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Grayson Allen deserves the scorn, but also the pity, empathy

Dan Patrick asks Coach K for an explanation on how Grayson Allen explains the repeated tripping incidents.

Before I say anything else, let me just state the obvious: Grayson Allen needs to be suspended.

After he intentionally tripped Elon’s Steven Santa Ana on Wednesday night, the third time in the 2016 calendar year that Allen has intentionally tripped an opponent, there is no option here.

He needs to be suspended. He needs to miss basketball games. He was let off with a reprimand and warning after the second incident last season, when he stuck his right leg out to trip Florida State’s Xavier Rathan-Mayes just 17 days after he used that same heel to send Louisville’s Ray Spalding sprawling, and unless the ACC follows up a reprimand with a REPRIMAND WRITTEN IN ALL CAPS TO SHOW THEY MEAN BUSINESS, the league has only one choice.

Even if head coach Mike Krzyzewski is against it.

Which he is, of course.

(UPDATE, 9:00 a.m.: Duke has announced that Grayson Allen is suspended indefinitely from competition.)

“I handle things the way I handle them, and I think I’ve handled this correctly, and moving forward I will continue to handle it correctly,” Krzyzewski told reporters after the game. “I don’t need to satisfy what other people think that I should do.”

“I’m a teacher and a coach, and I’m responsible for that kid. I know him better than anybody. So to think that it’s the last thing said about this to him is wrong. Obviously we will do more. Doesn’t mean you have to see it, or anybody else has to see it, but what he did tonight was right. That’s what people do. They say they’re sorry. They accept responsibility.”

If K is “a teacher and a coach,” and he’s “responsible for that kid,” then he would not be accepting the responsibility that comes with that job if he were to pass the onus for the suspension onto the ACC.

“Grayson apologized, and he should,” Krzyzewski said. After the game, Santa Ana and Allen met, with Allen apologizing and the two reportedly shaking hands and ending things amicably. Allen was also in tears as he apologized to the media congregated at Greensboro Coliseum. “It’s not something you should do, and he got punished.”

Did he?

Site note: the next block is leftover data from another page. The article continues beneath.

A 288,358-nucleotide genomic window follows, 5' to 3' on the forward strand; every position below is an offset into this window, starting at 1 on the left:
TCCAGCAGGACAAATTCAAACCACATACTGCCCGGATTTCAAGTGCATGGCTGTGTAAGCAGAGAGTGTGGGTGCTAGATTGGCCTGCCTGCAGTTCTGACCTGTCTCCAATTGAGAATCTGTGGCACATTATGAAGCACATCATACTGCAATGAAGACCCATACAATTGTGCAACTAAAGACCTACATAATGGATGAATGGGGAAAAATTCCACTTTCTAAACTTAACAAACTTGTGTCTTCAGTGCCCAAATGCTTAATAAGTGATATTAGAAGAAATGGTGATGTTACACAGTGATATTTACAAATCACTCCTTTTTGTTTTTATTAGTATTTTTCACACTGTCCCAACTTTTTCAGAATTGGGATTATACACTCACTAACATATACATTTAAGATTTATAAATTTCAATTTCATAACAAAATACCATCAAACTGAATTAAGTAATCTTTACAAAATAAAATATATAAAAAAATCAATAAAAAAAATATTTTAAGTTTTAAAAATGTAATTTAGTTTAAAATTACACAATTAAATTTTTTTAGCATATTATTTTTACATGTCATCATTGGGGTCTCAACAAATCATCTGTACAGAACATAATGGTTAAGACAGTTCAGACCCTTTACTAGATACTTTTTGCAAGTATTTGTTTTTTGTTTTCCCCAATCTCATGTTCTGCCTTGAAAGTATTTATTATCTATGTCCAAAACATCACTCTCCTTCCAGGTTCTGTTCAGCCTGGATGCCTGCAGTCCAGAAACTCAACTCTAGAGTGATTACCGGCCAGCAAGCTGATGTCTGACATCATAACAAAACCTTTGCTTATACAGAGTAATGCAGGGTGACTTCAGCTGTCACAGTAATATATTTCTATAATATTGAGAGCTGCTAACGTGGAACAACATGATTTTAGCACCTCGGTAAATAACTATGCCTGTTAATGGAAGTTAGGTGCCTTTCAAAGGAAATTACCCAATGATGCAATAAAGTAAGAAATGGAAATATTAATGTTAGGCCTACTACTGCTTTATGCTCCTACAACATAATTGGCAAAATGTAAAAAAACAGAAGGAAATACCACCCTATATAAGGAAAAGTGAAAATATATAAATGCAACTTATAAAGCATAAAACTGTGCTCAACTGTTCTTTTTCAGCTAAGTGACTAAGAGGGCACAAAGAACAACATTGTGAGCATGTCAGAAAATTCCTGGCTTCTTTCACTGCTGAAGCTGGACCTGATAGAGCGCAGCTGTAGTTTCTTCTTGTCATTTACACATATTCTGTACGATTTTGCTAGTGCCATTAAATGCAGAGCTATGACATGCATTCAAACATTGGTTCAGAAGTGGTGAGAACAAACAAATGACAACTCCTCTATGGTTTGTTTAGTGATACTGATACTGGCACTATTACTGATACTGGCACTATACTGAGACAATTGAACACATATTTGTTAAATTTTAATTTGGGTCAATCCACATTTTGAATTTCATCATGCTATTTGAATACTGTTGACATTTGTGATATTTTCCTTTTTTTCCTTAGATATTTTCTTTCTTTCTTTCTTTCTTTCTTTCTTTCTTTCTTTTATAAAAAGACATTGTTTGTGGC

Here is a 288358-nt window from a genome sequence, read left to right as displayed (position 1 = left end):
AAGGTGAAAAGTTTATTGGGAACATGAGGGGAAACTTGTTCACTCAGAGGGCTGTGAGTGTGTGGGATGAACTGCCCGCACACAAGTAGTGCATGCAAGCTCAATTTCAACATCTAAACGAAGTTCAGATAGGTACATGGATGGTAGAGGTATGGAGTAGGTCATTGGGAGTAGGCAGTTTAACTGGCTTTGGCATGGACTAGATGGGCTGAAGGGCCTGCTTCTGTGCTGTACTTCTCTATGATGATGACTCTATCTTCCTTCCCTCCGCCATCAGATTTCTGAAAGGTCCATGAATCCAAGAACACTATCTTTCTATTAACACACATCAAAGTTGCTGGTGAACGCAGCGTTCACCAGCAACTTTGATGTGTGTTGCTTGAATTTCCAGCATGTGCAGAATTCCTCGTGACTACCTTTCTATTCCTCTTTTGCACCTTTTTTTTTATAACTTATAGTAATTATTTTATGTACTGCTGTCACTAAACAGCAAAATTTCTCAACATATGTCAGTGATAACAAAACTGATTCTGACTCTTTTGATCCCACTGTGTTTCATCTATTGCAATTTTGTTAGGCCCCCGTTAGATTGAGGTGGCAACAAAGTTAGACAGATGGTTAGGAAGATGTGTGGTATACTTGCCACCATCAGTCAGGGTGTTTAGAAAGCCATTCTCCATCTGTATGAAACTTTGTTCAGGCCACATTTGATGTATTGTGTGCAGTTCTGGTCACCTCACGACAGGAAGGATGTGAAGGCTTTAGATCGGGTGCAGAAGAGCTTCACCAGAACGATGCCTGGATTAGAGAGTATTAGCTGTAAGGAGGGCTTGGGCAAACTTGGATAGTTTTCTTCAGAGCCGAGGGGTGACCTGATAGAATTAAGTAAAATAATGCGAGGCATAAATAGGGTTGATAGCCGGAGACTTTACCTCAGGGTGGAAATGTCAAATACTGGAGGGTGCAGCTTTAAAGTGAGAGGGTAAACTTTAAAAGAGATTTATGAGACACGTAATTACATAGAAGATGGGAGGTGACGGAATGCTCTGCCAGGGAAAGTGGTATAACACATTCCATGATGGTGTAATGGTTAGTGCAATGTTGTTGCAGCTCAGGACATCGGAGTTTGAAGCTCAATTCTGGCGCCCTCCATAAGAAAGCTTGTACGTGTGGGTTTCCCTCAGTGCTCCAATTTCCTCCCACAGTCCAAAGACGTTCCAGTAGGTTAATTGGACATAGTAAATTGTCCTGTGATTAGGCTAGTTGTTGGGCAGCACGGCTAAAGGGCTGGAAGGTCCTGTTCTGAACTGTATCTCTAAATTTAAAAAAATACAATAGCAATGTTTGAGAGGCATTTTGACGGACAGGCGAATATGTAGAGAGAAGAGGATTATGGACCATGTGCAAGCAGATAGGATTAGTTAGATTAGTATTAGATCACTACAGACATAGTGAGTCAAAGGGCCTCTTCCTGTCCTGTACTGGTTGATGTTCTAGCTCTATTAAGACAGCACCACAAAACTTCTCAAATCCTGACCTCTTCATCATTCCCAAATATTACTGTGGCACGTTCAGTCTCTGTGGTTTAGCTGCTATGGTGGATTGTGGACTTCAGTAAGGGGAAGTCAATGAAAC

That’s where this thing has nuance.

Jimmy V Classic

NEW YORK, NY - DECEMBER 06: Grayson Allen #3 of the Duke Blue Devils looks on against the Florida Gators in the second half during the Jimmy V Classic at Madison Square Garden on December 6, 2016 in New York City. (Photo by Michael Reaves/Getty Images)

Getty Images

Because Allen didn’t really get punished. He was pulled from the game late in the first half for the trip, and he was benched for the start of the second half. But he got back into the game. He played quite a few second half minutes, which may have been due to the fact that Duke actually found themselves in a fight against an inferior opponent for the second time in three days. So is it really a punishment if you need to use the guy to help secure a win?

Put another way, pulling someone from the starting lineup is a perfectly valid punishment for a player that is five minutes late to a film session or a kid that skips a history class, not a player that intentionally tripped an opponent for the third time.

There needs to be a suspension. If a traffic cop catches you speeding after he lets you off with a warning, you’re getting a ticket. Allen needs to sit for at least Duke’s ACC opener against Virginia Tech, and if Coach K won’t be the one to do it, the ACC and commissioner John Swofford have to be.

Having said that, there is no punishment that Duke or Coach K or the ACC could hand down that would make Allen feel worse about what happened than he already does. Did you see his reaction on the bench? Did you see him crying in front of the cameras in the locker room? He knows what he did was wrong, he knows what will be waiting for him online and on TV tomorrow, and he knows that he brought all of this on himself.


Allen grew up a Duke basketball fan in an area of Florida that is full-blooded SEC football. He committed to Duke as soon as he got an offer from the Blue Devils. He went to Duke because it was his dream school and he returned to Duke as a junior because he wanted to have a legacy; as a Duke graduate, as a two-time national champion, as a National Player of the Year.

And he will leave Duke with a legacy: a tripper, a dirty player, a cheap-shot artist. That’s what he is now going to be remembered for. Christian Laetter, J.J. Redick, Grayson Allen. There’s no way around it, but the difference is that Allen isn’t wired like those two. He’s not a guy that relishes being Public Enemy No. 1. He doesn’t want to be the villain. He wants to be liked. He’d be happier hooping anonymously. This might be too much to come back from.

But that fantasy is out the window.

Allen will have earned every bit of scorn, derision and contempt he gets over the coming days and weeks. He may even deserve it; knowing what he went through last year, I cannot imagine how or why he let this happened again, and there’s nothing to say to defend it.

But just because Allen was in the wrong doesn’t mean I have to enjoy watching him go through what he’s been through and what he’s about to go through.

And that doesn’t mean I can’t have empathy for a person that is coming to grips with the reality that he just set his dreams on fire.

Jimmy V Classic

NEW YORK, NY - DECEMBER 06: Grayson Allen #3 of the Duke Blue Devils looks on against the Florida Gators in the second half during the Jimmy V Classic at Madison Square Garden on December 6, 2016 in New York City. (Photo by Michael Reaves/Getty Images)

Getty Images